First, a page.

In this era of instant information and constant communication, it’s all too easy to lose perspective. Numerous studies show how social media is distorting reality and impairing judgment, for example, through the natural inclination of participants to post only the most flattering or exciting items. To compete, mainstream media similarly now focuses on that which will project as the most impressive or eye-catching. To feel worthy, or even just a part of this, there’s more and more of a push to seek grandeur.
Predictably, this makes it even more challenging for independent educational consultants like McMillan Education to do their job of guiding candidates toward “good fit” educational experiences that will truly match their own personal goals, interests, experiences and backgrounds and not just be something that will sound impressive to others. This is particularly true when counseling college candidates. It’s easier, and more in line with the pace and orientation of our information era, to simply narrow the scope of possibilities to those schools that score high in the superficial media and social media rankings rather than thoroughly thinking through and understanding where someone with the candidate’s particular learning style, passions and objectives will best thrive.
But that’s a distorted and dangerous approach for several reasons, the most compelling I’d like to explain here. I am the McMillan Education consultant who handles the bulk of our graduate school placements. It is clear that a bachelor’s degree is becoming more like what a high school diploma used to be, and earning at least a master’s is now more like it was to earn a bachelor’s. According to CareerBuilder, about one third of all employers have pushed up their education requirements in recent years – many of whom now require master’s degrees for positions that used to only require a bachelors.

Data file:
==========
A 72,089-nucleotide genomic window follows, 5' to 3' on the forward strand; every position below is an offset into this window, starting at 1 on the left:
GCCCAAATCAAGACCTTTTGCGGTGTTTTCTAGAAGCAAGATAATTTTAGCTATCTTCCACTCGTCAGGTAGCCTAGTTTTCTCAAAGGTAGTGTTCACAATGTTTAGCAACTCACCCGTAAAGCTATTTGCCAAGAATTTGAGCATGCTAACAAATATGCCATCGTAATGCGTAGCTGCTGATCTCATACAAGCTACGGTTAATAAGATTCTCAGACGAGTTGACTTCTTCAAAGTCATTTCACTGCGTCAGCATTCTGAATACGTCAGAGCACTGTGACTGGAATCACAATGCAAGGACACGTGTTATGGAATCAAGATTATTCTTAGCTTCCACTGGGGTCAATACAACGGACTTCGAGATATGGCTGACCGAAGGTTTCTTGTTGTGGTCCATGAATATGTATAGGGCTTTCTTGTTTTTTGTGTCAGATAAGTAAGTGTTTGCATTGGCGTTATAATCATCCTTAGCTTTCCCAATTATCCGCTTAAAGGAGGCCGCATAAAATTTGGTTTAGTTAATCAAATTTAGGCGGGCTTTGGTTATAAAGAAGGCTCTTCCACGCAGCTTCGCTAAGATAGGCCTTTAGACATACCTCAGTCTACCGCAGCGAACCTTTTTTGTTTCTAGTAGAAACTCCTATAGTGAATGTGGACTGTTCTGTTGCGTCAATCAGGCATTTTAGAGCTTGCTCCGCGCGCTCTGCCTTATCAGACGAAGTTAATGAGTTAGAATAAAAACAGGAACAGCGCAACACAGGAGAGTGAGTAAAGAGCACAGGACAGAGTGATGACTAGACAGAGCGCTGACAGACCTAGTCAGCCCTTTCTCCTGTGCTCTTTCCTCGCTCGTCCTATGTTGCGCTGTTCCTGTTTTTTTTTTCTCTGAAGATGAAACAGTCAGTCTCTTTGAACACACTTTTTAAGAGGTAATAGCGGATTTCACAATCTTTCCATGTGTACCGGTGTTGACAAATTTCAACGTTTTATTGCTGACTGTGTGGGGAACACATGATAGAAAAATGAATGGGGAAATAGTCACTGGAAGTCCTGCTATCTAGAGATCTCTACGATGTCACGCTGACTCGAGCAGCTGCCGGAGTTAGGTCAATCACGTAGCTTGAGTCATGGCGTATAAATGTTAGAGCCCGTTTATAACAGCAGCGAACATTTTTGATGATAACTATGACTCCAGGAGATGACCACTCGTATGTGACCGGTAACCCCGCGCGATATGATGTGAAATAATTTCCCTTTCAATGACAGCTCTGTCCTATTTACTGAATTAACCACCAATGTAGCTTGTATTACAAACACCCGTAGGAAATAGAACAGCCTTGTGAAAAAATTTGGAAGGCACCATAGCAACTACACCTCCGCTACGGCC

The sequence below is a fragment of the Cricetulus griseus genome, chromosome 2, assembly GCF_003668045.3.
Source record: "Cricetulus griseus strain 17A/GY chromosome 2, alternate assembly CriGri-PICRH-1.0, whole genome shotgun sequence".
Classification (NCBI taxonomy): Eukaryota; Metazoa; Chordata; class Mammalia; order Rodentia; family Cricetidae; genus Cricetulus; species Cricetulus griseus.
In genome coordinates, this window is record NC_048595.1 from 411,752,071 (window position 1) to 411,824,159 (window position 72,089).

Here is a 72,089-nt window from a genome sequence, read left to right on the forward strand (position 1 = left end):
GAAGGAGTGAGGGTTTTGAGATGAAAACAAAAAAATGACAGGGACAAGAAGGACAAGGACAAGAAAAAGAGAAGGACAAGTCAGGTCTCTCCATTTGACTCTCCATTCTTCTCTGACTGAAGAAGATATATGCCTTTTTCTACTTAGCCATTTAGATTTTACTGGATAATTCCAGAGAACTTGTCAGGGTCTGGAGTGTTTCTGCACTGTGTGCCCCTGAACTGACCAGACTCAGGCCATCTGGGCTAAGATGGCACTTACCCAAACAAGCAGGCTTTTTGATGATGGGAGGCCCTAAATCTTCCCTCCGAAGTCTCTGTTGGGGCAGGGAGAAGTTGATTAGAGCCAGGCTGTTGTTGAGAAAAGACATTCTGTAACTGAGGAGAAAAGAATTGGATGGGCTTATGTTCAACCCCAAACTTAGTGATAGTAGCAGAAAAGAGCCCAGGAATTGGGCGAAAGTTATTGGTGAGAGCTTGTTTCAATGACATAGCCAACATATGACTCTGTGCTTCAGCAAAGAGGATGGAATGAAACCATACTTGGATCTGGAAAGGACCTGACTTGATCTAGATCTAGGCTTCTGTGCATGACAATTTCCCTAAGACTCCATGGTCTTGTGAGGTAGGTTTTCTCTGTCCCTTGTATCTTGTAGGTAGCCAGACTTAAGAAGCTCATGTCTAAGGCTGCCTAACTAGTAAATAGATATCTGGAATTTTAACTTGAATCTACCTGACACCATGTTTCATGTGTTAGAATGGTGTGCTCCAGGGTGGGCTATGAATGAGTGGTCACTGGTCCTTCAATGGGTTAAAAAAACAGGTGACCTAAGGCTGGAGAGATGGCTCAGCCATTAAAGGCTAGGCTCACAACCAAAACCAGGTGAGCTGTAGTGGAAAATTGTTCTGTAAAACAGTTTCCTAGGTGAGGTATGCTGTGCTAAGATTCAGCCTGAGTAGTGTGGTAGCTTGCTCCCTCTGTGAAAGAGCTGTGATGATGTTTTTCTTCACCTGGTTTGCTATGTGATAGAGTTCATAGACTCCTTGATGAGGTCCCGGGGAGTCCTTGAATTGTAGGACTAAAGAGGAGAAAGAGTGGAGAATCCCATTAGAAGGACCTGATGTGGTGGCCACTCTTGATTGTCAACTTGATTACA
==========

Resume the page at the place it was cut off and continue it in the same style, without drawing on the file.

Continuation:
The biggest key to acceptance in almost all master’s and higher level degree programs is not the ranking or reputation of the undergraduate institution from which you earn your bachelor’s. It is instead how well you do at whatever undergrad institution you attend. This is what is pretty much universally stated by admissions representatives from graduate and professional programs across the board in business, finance, law, healthcare, STEM and the humanities.
It’s your undergrad GPA that counts the most, more so than anything else. I’ve encountered several cases in which grad school candidates learned this the hard way, including a Columbia University graduate with a B.S. in biochemistry who was unable to get into medical school and a Vandy graduate with a bachelor’s in economics whose options for MBA programs were severely limited, both because of low undergraduate GPAs. I’ve also seen examples from the other side of the ledger, such as a Boston University non-science major getting accepted into several medical schools, and the holder of a Tulane B.S. in Management being admitted into Ivy League business schools, both because of their high undergrad GPAs and the strong foundational skills they developed from attending “good fit” undergrad institutions where they thrived inside and outside of the classroom.
So whether you’re just starting out or firmly in the throes of your college planning, be careful not to succumb to the onslaught of social and mainstream media pressure directing you toward certain schools – instead maintain the proper perspective about what will be right for you both throughout your undergraduate career and beyond.